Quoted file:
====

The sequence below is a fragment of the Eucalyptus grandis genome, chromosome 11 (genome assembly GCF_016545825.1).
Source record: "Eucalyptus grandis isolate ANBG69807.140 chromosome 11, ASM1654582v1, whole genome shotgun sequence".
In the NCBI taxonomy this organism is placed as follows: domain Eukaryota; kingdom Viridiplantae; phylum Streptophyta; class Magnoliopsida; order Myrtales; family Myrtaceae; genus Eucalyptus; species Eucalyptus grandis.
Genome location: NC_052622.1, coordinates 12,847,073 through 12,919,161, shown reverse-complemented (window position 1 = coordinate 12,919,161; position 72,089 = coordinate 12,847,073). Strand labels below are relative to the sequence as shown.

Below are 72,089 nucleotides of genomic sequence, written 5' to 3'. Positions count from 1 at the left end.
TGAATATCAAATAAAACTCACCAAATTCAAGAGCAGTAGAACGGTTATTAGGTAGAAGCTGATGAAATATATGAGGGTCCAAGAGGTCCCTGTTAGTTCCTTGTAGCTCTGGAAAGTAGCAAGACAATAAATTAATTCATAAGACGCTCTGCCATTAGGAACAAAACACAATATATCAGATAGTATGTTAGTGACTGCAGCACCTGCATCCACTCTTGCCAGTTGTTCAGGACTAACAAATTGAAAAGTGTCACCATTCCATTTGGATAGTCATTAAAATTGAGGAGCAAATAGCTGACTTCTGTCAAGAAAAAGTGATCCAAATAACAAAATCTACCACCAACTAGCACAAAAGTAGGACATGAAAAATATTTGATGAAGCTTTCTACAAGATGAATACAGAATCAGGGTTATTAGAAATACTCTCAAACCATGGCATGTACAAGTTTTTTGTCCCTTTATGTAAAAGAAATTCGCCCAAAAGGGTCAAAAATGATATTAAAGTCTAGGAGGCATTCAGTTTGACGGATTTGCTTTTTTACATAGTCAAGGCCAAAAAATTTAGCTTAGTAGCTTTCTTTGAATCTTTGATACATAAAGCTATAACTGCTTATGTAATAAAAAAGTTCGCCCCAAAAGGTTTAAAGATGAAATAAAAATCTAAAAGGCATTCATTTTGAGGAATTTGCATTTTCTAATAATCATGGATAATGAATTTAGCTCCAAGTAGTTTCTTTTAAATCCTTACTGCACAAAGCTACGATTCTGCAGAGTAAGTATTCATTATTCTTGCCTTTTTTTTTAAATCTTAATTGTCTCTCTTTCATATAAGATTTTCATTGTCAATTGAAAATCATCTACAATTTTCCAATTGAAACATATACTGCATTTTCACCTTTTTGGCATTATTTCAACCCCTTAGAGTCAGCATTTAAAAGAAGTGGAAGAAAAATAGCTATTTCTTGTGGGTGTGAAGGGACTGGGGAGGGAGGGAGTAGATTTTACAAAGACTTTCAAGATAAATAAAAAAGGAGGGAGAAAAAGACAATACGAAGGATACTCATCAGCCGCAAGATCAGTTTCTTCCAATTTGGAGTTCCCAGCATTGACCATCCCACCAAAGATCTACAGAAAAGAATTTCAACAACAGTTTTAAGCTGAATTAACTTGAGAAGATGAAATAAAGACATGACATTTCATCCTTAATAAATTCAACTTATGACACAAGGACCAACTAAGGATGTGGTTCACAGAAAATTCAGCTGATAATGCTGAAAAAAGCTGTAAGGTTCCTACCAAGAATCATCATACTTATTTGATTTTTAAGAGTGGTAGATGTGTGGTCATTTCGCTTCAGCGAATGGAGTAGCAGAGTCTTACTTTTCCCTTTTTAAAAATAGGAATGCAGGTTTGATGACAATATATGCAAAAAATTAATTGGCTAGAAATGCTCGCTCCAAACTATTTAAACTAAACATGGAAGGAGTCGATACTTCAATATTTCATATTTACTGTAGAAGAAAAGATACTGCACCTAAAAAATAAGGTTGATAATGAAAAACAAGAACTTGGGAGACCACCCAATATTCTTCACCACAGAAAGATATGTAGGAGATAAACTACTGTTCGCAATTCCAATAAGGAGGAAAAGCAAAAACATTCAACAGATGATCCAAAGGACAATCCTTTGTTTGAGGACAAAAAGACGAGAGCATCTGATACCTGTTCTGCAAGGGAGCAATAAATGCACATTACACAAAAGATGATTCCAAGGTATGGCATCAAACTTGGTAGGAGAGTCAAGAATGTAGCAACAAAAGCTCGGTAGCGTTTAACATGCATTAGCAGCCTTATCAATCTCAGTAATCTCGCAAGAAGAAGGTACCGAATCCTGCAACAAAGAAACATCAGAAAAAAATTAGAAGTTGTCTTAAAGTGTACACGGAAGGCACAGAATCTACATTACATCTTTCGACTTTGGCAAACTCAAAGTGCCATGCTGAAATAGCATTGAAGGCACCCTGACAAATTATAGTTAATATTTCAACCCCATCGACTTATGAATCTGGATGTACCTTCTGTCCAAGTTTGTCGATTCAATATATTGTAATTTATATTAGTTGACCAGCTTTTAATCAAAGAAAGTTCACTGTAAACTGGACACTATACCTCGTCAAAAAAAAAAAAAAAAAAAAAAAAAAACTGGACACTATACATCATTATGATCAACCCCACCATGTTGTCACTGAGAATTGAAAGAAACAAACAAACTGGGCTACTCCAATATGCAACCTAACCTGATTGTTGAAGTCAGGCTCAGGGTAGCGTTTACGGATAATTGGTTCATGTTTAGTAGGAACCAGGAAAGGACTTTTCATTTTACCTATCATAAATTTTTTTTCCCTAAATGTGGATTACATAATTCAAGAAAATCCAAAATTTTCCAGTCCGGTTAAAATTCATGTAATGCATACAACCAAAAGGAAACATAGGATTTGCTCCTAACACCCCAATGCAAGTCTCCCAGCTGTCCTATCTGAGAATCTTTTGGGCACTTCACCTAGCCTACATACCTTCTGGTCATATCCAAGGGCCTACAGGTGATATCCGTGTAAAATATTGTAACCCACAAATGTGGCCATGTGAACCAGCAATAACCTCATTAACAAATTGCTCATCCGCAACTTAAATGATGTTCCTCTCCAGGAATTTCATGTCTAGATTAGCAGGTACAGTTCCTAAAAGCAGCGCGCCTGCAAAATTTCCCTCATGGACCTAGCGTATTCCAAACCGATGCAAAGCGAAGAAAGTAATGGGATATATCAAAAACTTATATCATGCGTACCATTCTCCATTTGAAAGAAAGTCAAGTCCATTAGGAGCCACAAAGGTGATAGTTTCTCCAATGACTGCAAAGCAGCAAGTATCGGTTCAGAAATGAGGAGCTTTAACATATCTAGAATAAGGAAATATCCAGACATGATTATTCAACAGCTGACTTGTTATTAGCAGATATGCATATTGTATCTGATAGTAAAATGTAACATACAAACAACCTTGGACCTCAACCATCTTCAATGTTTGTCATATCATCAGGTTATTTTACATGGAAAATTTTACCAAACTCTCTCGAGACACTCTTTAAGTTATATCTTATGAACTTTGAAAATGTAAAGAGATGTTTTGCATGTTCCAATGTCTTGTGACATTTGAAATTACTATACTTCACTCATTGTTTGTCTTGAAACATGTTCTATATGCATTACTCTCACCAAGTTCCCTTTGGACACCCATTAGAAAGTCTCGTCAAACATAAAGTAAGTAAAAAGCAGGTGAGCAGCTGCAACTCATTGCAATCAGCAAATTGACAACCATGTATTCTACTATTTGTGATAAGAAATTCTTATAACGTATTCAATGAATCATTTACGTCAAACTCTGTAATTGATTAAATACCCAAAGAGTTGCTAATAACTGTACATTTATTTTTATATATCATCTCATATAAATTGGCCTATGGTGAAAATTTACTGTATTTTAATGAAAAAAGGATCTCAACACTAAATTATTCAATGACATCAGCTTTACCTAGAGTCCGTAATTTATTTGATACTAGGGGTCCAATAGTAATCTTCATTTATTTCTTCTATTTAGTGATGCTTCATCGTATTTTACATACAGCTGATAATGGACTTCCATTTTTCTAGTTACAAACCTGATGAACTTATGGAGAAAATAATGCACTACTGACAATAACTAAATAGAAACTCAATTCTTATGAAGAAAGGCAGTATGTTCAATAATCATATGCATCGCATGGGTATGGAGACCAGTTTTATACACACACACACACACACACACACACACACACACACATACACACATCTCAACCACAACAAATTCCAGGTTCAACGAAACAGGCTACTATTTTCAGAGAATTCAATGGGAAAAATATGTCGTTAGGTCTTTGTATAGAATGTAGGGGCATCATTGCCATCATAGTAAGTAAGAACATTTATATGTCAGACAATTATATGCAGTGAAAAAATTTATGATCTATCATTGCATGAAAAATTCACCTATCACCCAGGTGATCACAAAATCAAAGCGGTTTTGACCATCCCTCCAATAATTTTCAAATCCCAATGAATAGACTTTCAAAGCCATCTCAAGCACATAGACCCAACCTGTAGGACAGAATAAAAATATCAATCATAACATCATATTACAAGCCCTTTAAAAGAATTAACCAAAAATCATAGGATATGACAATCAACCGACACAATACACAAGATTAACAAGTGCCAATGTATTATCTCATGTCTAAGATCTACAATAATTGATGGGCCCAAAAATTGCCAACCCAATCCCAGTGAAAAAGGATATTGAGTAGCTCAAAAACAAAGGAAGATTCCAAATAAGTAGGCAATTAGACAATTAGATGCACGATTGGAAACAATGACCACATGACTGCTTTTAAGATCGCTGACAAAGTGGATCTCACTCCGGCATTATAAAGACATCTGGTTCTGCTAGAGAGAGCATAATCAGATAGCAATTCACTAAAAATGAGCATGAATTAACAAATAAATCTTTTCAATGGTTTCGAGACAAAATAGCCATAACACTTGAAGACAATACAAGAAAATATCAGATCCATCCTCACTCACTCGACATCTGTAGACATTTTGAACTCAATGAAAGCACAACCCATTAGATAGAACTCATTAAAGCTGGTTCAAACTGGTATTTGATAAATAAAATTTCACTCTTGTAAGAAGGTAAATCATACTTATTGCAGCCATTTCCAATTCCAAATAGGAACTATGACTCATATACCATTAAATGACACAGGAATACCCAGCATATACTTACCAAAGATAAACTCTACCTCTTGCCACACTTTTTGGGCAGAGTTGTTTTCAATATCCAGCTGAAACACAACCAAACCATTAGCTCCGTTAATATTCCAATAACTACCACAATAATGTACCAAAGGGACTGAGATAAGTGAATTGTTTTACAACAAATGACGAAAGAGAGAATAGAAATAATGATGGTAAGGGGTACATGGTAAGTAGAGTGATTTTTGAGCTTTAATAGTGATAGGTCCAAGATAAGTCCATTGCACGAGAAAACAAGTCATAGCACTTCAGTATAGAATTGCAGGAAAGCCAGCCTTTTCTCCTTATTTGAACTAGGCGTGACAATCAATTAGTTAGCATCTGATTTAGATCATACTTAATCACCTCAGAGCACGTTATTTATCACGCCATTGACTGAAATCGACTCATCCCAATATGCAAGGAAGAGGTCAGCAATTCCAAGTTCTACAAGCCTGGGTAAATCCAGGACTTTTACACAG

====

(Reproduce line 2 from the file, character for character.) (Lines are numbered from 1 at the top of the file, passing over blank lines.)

Source record: "Eucalyptus grandis isolate ANBG69807.140 chromosome 11, ASM1654582v1, whole genome shotgun sequence".